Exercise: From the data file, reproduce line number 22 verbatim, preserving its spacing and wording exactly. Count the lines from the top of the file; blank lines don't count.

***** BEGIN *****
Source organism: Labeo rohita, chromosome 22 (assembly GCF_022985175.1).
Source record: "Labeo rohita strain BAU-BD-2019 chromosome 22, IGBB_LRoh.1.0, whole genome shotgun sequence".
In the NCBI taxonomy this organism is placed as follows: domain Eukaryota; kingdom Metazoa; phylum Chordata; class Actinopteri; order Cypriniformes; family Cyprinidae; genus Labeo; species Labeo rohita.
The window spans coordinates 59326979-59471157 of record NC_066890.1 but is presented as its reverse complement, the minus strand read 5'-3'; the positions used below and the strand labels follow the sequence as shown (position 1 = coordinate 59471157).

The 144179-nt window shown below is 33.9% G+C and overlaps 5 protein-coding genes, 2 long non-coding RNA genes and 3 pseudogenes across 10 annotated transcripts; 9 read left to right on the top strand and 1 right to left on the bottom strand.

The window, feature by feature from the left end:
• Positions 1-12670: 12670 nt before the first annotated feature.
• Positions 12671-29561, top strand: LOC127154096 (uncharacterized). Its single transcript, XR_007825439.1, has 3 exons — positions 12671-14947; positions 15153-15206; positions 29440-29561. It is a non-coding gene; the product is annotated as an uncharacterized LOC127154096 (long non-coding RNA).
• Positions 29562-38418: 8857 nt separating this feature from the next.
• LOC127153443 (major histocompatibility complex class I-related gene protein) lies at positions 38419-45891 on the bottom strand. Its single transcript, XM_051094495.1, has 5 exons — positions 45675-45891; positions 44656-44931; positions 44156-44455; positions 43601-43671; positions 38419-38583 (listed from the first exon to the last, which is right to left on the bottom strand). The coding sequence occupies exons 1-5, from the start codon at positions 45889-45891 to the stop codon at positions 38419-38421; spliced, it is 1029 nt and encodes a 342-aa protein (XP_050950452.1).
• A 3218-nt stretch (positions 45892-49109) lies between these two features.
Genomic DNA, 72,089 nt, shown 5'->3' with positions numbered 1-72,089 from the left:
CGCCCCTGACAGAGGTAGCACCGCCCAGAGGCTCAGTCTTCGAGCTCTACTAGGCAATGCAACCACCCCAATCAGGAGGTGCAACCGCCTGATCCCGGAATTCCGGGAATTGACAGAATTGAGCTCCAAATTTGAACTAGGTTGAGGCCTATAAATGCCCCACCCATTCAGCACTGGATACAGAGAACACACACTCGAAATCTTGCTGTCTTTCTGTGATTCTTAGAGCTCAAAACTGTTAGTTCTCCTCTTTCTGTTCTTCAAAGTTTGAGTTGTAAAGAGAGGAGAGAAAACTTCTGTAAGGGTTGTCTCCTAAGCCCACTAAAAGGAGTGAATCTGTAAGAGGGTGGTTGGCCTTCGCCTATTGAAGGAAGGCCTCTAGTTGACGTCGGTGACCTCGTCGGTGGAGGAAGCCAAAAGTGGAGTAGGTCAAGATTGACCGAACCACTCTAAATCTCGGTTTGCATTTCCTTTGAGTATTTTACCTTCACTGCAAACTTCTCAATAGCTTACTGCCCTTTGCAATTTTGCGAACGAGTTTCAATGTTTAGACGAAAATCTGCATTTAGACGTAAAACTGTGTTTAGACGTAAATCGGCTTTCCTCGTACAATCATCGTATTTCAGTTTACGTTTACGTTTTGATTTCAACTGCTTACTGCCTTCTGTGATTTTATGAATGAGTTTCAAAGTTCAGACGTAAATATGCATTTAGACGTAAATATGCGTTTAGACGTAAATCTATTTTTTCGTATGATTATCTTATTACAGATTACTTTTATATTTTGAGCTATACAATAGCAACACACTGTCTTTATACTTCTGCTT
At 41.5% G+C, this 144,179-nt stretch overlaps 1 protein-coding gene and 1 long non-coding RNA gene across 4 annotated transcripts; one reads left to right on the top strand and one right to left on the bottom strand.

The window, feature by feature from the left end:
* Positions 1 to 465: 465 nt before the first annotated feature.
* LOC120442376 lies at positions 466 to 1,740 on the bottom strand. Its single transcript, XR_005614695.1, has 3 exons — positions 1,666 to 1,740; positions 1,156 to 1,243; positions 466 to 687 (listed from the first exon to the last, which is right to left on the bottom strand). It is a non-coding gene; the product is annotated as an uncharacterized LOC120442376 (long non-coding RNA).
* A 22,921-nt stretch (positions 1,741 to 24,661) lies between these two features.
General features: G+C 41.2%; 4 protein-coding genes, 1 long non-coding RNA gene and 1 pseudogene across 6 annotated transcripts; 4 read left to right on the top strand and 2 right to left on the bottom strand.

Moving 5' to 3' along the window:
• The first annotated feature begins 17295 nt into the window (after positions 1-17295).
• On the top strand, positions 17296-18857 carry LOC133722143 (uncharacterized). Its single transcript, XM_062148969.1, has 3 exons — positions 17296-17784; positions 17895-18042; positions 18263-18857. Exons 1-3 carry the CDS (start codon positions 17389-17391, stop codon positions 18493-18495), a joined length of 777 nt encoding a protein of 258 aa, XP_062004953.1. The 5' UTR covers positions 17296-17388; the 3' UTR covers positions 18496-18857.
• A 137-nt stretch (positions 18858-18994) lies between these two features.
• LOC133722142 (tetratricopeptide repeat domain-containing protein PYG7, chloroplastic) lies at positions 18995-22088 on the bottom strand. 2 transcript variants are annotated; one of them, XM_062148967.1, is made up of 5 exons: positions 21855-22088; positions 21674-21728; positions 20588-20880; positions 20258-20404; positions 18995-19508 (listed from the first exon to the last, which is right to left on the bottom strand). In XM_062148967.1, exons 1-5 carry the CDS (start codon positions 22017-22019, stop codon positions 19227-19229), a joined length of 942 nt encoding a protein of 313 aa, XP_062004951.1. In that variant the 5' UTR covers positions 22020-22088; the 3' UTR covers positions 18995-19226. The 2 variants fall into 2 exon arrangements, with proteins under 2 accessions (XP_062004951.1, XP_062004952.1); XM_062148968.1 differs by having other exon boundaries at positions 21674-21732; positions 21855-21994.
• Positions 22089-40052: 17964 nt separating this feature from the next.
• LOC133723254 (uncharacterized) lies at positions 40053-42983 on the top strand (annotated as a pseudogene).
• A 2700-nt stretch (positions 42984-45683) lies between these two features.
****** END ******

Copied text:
• On the top strand, positions 17296-18857 carry LOC133722143 (uncharacterized). Its single transcript, XM_062148969.1, has 3 exons — positions 17296-17784; positions 17895-18042; positions 18263-18857. Exons 1-3 carry the CDS (start codon positions 17389-17391, stop codon positions 18493-18495), a joined length of 777 nt encoding a protein of 258 aa, XP_062004953.1. The 5' UTR covers positions 17296-17388; the 3' UTR covers positions 18496-18857.